Reckon
Reckon Reck"on, v. i. 1. To make an enumeration or computation; to engage in numbering or computing. --Shak. [1913 Webster]

2. To come to an accounting; to make up accounts; to settle; to examine and strike the balance of debt and credit; to adjust relations of desert or penalty. [1913 Webster]

``Parfay,'' sayst thou, ``sometime he reckon shall.'' --Chaucer. [1913 Webster]

{To reckon for}, to answer for; to pay the account for. ``If they fail in their bounden duty, they shall reckon for it one day.'' --Bp. Sanderson.

{To reckon on} {To reckon upon}, to count or depend on; to include as a factor within one's considerations.

{To reckon with}, (a) to settle accounts or claims with; -- used literally or figuratively. (b) to include as a factor in one's plans or calculations; to anticipate. (c) to deal with; to handle; as, I have to reckon with raising three children as well as doing my job. [1913 Webster +PJC]

After a long time the lord of those servants cometh, and reckoneth with them. --Matt. xxv. 19. [1913 Webster]

{To reckon without one's host}, to ignore in a calculation or arrangement the person whose assent is essential; hence, to reckon erroneously. [1913 Webster]


The Collaborative International Dictionary of English. 2000.

Synonyms:

Look at other dictionaries:

  • Reckon — Reck on (r[e^]k n), v. t. [imp. & p. p. {Reckoned} (r[e^]k nd); p. pr. & vb. n. {Reckoning}.] [OE. rekenen, AS. gerecenian to explain; akin to D. rekenen to reckon, G. rechnen, OHG. rehhan[=o]n (cf. Goth. rahnjan), and to E. reck, rake an… …   The Collaborative International Dictionary of English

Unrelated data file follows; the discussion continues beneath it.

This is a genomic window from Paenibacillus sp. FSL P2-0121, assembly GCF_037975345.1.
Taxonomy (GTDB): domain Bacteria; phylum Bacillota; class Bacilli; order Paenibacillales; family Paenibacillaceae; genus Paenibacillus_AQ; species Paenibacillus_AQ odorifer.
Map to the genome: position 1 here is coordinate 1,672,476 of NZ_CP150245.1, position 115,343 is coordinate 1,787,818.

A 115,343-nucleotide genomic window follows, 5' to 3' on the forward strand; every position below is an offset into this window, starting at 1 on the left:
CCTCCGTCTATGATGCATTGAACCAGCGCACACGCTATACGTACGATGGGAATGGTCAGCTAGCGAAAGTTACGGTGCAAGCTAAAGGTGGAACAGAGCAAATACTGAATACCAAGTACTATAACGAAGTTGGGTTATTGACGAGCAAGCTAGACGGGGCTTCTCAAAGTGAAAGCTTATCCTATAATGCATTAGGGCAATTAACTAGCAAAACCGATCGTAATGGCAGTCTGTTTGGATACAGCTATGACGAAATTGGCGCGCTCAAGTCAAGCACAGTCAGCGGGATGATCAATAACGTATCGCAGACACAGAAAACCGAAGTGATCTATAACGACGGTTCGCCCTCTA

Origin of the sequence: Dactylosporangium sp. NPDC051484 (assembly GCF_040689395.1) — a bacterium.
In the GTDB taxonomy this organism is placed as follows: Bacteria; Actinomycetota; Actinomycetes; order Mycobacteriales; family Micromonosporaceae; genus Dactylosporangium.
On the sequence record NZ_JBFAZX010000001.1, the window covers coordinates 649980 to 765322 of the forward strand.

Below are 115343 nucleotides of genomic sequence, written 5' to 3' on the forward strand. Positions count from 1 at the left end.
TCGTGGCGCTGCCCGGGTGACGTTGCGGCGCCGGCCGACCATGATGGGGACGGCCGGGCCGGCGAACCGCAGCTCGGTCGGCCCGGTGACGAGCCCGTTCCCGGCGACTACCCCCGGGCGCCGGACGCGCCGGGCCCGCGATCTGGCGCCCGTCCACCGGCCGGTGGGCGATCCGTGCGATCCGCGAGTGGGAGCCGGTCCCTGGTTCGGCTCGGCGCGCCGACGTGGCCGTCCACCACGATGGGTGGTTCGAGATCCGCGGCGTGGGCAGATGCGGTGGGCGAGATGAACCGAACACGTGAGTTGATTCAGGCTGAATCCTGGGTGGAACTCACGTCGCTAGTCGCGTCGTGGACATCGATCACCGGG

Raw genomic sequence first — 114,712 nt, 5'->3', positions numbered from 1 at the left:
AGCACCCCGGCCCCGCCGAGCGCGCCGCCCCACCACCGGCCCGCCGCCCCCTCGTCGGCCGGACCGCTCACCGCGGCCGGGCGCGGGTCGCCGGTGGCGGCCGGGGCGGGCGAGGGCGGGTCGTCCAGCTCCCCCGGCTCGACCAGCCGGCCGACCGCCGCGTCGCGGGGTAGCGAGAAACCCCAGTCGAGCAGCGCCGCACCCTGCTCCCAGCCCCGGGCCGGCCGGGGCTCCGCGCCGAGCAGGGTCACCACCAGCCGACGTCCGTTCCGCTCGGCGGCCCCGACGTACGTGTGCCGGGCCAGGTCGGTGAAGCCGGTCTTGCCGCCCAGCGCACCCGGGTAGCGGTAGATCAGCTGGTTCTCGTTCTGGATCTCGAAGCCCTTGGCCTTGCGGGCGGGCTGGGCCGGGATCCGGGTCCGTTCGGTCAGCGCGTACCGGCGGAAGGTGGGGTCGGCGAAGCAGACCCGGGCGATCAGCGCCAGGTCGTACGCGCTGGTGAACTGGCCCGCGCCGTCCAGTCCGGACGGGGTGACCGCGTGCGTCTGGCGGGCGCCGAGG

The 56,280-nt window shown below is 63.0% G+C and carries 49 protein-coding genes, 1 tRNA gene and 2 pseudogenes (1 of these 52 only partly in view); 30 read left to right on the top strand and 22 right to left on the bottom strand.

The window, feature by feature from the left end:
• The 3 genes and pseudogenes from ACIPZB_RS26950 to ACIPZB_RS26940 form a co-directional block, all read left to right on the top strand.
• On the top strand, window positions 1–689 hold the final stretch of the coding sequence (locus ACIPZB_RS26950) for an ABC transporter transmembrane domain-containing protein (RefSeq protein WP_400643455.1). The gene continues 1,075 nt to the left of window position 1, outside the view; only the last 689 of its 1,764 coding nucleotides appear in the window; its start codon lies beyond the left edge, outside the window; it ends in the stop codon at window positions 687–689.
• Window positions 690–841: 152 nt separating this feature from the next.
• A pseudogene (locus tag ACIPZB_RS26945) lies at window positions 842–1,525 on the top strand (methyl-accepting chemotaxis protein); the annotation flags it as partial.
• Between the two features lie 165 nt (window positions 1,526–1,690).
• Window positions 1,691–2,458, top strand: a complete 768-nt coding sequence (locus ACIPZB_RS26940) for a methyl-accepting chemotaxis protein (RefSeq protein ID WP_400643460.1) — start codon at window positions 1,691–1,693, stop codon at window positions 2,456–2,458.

• reckon — reck‧on [ˈrekən] verb [transitive] 1. to guess a number or amount that you know something about but have not calculated exactly: reckon something to be something • The deal is reckoned to be worth over $1.3 billion. 2. formal to calculate an… …   Financial and business terms

  • reckon — 1. The inflected forms are reckoned, reckoning. 2. The use of reckon without any element of calculation or consideration as in I reckon it s time to go now has a tinge of the American south about it, although it was a standard use in literary… …   Modern English usage

  • reckon — O.E. gerecenian to recount, relate, from W.Gmc. * (ga)rekenojanan (Cf. O.Fris. rekenia, M.L.G. rekenen, O.H.G. rehhanon, Ger. rechnen, Goth. rahnjan to count, reckon ), from P.Gmc. *rakinaz ready, straightforward, from PIE *reg to move in a… …   Etymology dictionary

  • reckon — ► VERB 1) calculate. 2) informal be of the opinion. 3) regard in a specified way. 4) (reckon on) rely on or be sure of. 5) (reckon with or without) take (or fail to take) into account …   English terms dictionary

  • reckon — [rek′ən] vt. [ME rekkenen < OE recenian, akin to Ger rechnen, to count < IE base * reĝ , to put in order, straight > RIGHT, L regere, to rule] 1. to count; figure up; compute 2. a) to consider as; regard as being [reckon them friends] b) …   English World dictionary

  • reckon — [v1] add up; evaluate account, appraise, approximate, calculate, call, cast, cipher, compute, conjecture, consider, count, count heads*, count noses*, deem, enumerate, esteem, estimate, figure, figure out, foot, gauge, guess, hold, judge, keep… …   New thesaurus

  • reckon — index assess (appraise), calculate, consider, criticize (evaluate), determine, estimate, evaluate …   Law dictionary

  • reckon — vb 1 *calculate, compute, estimate Analogous words: enumerate, *count, number: figure, total, *add, sum, cast, foot 2 *consider, regard, account, deem Analogous words: * …   New Dictionary of Synonyms

  • reckon — reck|on W3S2 [ˈrekən] v [T not in progressive] [: Old English; Origin: gerecenian to tell, explain ] 1.) spoken especially BrE to think or suppose something reckon (that) ▪ Do you reckon he ll agree to see us? ▪ The police reckon that whoever… …   Dictionary of contemporary English

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